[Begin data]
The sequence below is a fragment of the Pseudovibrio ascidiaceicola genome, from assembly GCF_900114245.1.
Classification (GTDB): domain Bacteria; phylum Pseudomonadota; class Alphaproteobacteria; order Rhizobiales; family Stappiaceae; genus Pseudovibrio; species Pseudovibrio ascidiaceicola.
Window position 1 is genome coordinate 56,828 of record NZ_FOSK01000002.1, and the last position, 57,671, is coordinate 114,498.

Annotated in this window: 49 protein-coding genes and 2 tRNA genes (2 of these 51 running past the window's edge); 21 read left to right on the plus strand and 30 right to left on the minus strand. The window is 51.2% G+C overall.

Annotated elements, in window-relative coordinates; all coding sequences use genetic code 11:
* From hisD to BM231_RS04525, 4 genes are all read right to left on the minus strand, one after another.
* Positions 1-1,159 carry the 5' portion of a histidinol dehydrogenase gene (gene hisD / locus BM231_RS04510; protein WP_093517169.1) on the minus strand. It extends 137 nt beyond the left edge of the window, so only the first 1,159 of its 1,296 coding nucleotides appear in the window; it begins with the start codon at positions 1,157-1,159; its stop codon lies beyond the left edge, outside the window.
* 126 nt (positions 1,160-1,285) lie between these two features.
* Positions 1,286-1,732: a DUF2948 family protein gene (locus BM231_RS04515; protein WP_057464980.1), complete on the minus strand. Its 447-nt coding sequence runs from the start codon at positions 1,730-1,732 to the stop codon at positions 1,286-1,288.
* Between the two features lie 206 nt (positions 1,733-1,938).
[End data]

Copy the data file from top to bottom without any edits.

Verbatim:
The sequence below is a fragment of the Pseudovibrio ascidiaceicola genome, from assembly GCF_900114245.1.
Classification (GTDB): domain Bacteria; phylum Pseudomonadota; class Alphaproteobacteria; order Rhizobiales; family Stappiaceae; genus Pseudovibrio; species Pseudovibrio ascidiaceicola.
Window position 1 is genome coordinate 56,828 of record NZ_FOSK01000002.1, and the last position, 57,671, is coordinate 114,498.

Annotated in this window: 49 protein-coding genes and 2 tRNA genes (2 of these 51 running past the window's edge); 21 read left to right on the plus strand and 30 right to left on the minus strand. The window is 51.2% G+C overall.

Annotated elements, in window-relative coordinates; all coding sequences use genetic code 11:
* From hisD to BM231_RS04525, 4 genes are all read right to left on the minus strand, one after another.
* Positions 1-1,159 carry the 5' portion of a histidinol dehydrogenase gene (gene hisD / locus BM231_RS04510; protein WP_093517169.1) on the minus strand. It extends 137 nt beyond the left edge of the window, so only the first 1,159 of its 1,296 coding nucleotides appear in the window; it begins with the start codon at positions 1,157-1,159; its stop codon lies beyond the left edge, outside the window.
* 126 nt (positions 1,160-1,285) lie between these two features.
* Positions 1,286-1,732: a DUF2948 family protein gene (locus BM231_RS04515; protein WP_057464980.1), complete on the minus strand. Its 447-nt coding sequence runs from the start codon at positions 1,730-1,732 to the stop codon at positions 1,286-1,288.
* Between the two features lie 206 nt (positions 1,733-1,938).